“BULLYING TACTICS” by salmon farmers forced the Scottish Government into a policy u-turn on publishing the results of audits into fish farm escapes and disease infestation, one of the UK’s oldest conservation charities claims today.

Threatened with possible legal action by the Scottish Salmon Producers’ Organisation (SSPO) if the results of the inspection reports were publicly disclosed, officials of Marine Scotland backed down and no official audits or inspections of fish farms have taken place since March 2010, the campaigners say.

In a vociferous attack, the respected Salmon & Trout Association (S&TA), whose patron is Prince Charles, claims that the saga which has come to light following a series of Freedom of Information requests into correspondence between Holyrood officials and the SSPO, “gives the lie to the Scottish Government’s contention that the salmon farming industry is properly and effectively regulated.”

The disclosures, which are bound to embarrass the Government, mark a significant increase in intensity in the war of words currently raging between game fish interests and salmon producers over the risks fish farming allegedly poses to wild Atlantic salmon and sea trout.

There must now be fundamental questions over the credibility of the Scottish Government’s aquaculture policy

Paul Knight, chief executive of the S&TA, founded in 1903, says there must now be fundamental questions over the credibility of the Scottish Government’s aquaculture policy and its commitment to protecting two of the nation’s iconic natural resources.

The S&TA states that Marine Scotland, the directorate responsible for fish farm regulation, warned the industry in March that it would be publishing online details of inspection reports into sea lice infestations and fish escapes under the terms of the Aquaculture and Fisheries (Scotland) Act.

The move followed a ruling by the Scottish Information Commissioner that the audit information should be in the public domain.

There followed an exchange of letters [extracts in detail here] between officials of Marine Scotland and the SSPO in which the S&TA say the Government was threatened with legal action “if a company’s business is compromised or if it loses business as a result of a MSS [Marine Scotland Science] audit.”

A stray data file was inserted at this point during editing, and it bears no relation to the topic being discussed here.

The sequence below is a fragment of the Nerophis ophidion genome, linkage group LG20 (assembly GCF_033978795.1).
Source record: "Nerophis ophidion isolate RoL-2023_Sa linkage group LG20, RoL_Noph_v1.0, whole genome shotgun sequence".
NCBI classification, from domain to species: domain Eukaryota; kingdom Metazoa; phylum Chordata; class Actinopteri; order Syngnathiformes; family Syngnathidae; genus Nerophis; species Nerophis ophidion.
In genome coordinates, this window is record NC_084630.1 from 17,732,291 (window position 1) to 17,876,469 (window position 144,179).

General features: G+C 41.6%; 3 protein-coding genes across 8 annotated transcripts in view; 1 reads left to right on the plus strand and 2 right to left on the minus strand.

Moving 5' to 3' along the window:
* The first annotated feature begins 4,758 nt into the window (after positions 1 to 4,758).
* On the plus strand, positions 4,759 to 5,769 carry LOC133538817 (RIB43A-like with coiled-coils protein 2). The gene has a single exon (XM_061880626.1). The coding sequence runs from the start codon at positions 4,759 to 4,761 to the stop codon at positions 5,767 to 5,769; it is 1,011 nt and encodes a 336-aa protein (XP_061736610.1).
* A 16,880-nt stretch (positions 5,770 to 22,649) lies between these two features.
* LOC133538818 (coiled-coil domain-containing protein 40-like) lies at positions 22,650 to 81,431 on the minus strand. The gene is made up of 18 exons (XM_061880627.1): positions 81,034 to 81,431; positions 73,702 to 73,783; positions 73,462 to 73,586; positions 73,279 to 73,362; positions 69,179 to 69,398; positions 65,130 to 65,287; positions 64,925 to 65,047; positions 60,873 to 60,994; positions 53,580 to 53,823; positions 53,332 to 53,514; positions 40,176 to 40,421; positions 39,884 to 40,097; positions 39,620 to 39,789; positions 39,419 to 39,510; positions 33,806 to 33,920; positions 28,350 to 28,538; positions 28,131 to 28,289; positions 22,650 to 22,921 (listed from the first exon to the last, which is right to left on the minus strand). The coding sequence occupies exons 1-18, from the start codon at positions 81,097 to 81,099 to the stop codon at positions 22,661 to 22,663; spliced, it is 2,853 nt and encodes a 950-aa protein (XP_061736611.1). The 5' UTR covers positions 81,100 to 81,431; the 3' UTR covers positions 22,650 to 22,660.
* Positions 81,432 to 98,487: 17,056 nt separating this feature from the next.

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Guy Linley-Adams, S&TA lobbyist

Guy Linley-Adams, the lawyer appointed by the S&TA to spearhead its campaign for greater protection of wild fish stocks, said details of the correspondence obtained under the Freedom of Information Act, demonstrates “just how impotent the authorities are in the face of the salmon farmers’ bullying tactics.”

He said the threat of legal action was “in my experience, unprecedented.” It demonstrated the salmon growers’ confidence of their position relating to the Government but also the impotence of the authorities when faced with threats from industry.

The S&TA singles out Loch Duart Ltd, which it says admitted to an escape of 4,000 farmed salmon from its Loch Laxford in north-west Scotland site in early November.

Mr Linley-Adams added: “Loch Duart is a prime example of why Marine Scotland’s inspection reports should indeed be in the public domain. The company has an abysmal record on fish escapes and is reported to have lost almost 60,000 in eight separate incidents in the last ten years. Perhaps it is understandable why it so keen to suppress certain inspection reports on its farms.”

Conservationists fear that wild fish escapes interfere with the integrity of migrating wild salmon populations which are also at risk of disease from sea lice parasites which infect marine salmon cages. The campaigners want fish farms relocated from areas near established salmon rivers.

A Scottish Government spokesman ignored the claim of a policy u-turn and said sea lice audits had been halted because of an “inaccuracy” in initial inspections. A review of procedures was now underway.

“We believe this is entirely appropriate, given the problems highlighted. It is entirely wrong to suggest the industry is not adequately regulated as inspections of fish farms continue as normal, as do containment audits – which is why the aquaculture industry is on course for the lowest level of escapes since public reporting began in 2002.”

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